Yes, my mom too broke her hip and had surgery. It was a year ago last June. It was difficult for her. She had no understanding of why they were making her get up to walk...the pain was immense and she would scream out our names for help. She fought them every step of the way. After almost a week in the hospital, she was sent to rehab where she stayed til late July. They wanted her to stay longer but I took her out and got her back to her residence. Rehab was not suited for someone with Alzheimer's. She did not do well there. So I took her out and got her back and ordered outside rehab .. they came to her a few times a week. I thought she would never walk again but she did. She died July 29th...a little more than a year after surgery.
The anesthetic did leave her "fuzzy" for quite some time...she did come out of that but I am sure the trauma of the whole ordeal pushed her further down the rabbit hole of Alzheimer's.
The following user gives a hug of support to meg1230: ninamarc (09-23-2011)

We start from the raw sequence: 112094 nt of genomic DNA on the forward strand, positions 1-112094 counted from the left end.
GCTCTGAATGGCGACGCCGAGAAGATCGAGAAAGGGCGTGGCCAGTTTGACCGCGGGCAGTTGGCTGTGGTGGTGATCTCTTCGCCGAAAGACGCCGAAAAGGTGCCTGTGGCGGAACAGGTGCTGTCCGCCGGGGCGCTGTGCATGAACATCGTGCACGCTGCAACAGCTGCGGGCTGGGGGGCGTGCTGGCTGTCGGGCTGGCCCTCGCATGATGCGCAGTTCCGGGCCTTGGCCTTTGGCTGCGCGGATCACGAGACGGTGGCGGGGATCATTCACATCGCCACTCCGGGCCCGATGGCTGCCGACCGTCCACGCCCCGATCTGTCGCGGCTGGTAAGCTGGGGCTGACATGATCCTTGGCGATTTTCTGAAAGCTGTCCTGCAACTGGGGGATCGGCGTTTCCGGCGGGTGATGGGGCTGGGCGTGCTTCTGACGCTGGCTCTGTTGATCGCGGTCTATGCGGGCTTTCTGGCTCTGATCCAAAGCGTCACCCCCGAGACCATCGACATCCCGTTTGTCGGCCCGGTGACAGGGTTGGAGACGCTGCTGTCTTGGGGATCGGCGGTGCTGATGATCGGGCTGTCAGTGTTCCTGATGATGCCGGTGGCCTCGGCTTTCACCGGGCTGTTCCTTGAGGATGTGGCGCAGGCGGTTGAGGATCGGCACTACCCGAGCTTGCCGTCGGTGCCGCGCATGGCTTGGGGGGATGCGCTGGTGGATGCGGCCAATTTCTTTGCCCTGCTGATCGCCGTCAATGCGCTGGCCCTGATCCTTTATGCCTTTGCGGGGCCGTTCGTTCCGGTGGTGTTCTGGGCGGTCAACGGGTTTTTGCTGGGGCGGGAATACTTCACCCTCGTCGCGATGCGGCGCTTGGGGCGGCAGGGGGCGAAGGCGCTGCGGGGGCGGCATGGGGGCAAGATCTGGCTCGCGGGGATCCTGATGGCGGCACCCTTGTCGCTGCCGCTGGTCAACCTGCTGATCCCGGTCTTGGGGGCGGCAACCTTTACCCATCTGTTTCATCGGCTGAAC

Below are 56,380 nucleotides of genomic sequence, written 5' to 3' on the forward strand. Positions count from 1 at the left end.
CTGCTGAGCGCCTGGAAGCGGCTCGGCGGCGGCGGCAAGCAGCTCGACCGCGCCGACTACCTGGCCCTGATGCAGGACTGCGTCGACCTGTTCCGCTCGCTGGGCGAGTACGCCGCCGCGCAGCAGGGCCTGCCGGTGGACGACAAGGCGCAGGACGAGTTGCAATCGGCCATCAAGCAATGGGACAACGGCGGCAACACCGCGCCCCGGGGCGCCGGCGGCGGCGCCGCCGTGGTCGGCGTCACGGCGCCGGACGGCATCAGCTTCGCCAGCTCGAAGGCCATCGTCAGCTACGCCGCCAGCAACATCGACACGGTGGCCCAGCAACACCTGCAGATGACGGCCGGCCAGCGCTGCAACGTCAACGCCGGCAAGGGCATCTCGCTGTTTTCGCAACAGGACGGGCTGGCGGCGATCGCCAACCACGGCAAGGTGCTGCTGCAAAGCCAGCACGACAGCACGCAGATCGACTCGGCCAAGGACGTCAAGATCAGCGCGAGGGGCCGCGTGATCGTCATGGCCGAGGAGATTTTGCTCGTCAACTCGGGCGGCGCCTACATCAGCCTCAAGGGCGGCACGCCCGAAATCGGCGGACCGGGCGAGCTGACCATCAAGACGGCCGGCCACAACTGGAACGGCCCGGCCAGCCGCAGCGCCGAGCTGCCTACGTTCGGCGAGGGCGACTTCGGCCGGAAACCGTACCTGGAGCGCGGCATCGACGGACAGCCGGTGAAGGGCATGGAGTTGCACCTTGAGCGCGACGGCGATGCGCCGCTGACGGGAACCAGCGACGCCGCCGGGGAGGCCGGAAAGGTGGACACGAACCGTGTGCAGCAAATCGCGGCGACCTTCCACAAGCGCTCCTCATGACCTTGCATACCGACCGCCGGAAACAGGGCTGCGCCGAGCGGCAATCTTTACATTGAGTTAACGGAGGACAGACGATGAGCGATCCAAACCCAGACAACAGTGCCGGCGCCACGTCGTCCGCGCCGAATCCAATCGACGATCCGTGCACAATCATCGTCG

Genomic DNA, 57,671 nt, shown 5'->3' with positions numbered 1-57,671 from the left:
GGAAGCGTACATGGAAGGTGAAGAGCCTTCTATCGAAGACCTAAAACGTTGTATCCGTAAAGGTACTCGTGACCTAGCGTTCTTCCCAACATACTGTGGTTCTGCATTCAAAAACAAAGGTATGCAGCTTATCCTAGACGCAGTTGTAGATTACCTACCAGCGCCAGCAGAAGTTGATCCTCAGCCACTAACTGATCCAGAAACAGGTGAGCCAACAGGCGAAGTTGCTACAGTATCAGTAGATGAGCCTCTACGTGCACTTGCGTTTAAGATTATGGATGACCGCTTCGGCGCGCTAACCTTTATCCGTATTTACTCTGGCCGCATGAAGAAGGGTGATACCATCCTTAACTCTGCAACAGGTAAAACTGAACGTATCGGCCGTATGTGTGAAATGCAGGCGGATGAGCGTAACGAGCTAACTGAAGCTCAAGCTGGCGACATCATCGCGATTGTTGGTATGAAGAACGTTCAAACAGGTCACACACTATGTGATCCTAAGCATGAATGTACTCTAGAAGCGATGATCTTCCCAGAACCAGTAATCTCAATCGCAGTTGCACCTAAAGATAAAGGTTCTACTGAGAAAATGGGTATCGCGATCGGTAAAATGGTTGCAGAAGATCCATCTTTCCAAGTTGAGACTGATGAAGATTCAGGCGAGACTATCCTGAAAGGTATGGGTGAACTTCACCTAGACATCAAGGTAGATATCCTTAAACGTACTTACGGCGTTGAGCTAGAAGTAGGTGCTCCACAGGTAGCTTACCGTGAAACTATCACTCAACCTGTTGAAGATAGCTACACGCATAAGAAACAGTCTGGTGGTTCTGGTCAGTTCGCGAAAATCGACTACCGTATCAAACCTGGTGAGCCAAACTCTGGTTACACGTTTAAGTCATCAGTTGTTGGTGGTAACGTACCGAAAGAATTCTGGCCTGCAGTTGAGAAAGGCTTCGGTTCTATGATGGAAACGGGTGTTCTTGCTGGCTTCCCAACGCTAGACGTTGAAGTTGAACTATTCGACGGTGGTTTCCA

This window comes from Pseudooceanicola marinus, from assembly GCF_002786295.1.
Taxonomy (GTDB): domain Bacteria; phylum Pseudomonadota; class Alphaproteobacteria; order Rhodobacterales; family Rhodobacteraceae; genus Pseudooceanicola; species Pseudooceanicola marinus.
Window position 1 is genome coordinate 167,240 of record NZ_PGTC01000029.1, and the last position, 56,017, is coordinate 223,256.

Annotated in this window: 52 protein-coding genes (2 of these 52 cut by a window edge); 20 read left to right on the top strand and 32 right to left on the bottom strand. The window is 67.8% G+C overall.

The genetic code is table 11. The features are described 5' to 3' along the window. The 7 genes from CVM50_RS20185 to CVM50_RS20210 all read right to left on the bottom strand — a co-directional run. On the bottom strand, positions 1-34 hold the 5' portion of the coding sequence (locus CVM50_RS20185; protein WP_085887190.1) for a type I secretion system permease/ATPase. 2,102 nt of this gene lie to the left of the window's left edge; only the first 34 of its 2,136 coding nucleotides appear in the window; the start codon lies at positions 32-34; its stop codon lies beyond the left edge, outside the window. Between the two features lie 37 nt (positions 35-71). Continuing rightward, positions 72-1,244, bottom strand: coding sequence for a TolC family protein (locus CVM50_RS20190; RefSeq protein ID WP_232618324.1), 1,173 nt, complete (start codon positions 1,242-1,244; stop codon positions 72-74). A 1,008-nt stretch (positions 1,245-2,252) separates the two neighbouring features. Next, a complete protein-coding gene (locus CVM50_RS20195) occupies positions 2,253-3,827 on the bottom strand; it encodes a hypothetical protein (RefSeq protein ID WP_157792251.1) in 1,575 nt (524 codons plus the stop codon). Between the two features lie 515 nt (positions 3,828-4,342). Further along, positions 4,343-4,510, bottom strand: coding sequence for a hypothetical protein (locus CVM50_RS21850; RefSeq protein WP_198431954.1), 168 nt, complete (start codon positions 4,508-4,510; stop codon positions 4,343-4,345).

Good to hear from you Sarah even though I hate your Mom is having to deal with a broken hip. I can assure you that I will never ever go cold turkey on my internet connections or research. Not only does it keep me sane but it has also given me the information to make good decisions for Mom. Yes, we do become obsessive with this disease but it is what it is... all consuming. In time you learn who can take how much of your "talk" and you will find yourself migrating to those that can deal with it. Perhaps why I love it here
Are both of your parents diagnosed with Alzheimer's? Different dementias have different presentations so that can be the answer to what you see.... and each person will decline at a different rate even with Alzheimer's. Mom was Dad's caregiver and the one that kept life together until her diagnosis. Dad's Vascular Dementia presented itself very different from Mom's Alzheimer's. Even though he was diagnosed in 1998, it was him that picked up on Mom's cognitive loses in 2005. She was not diagnosed until 2006. At that point Mom's MMSE was much better than Dad's. But by 2008 his MMSE was better than hers. He took a slow downward decline and her's was much faster. Mom took a very sharp decline between 2006 and 2009 but has since leveled off. There is nothing normal, standard, or consistent about this disease!!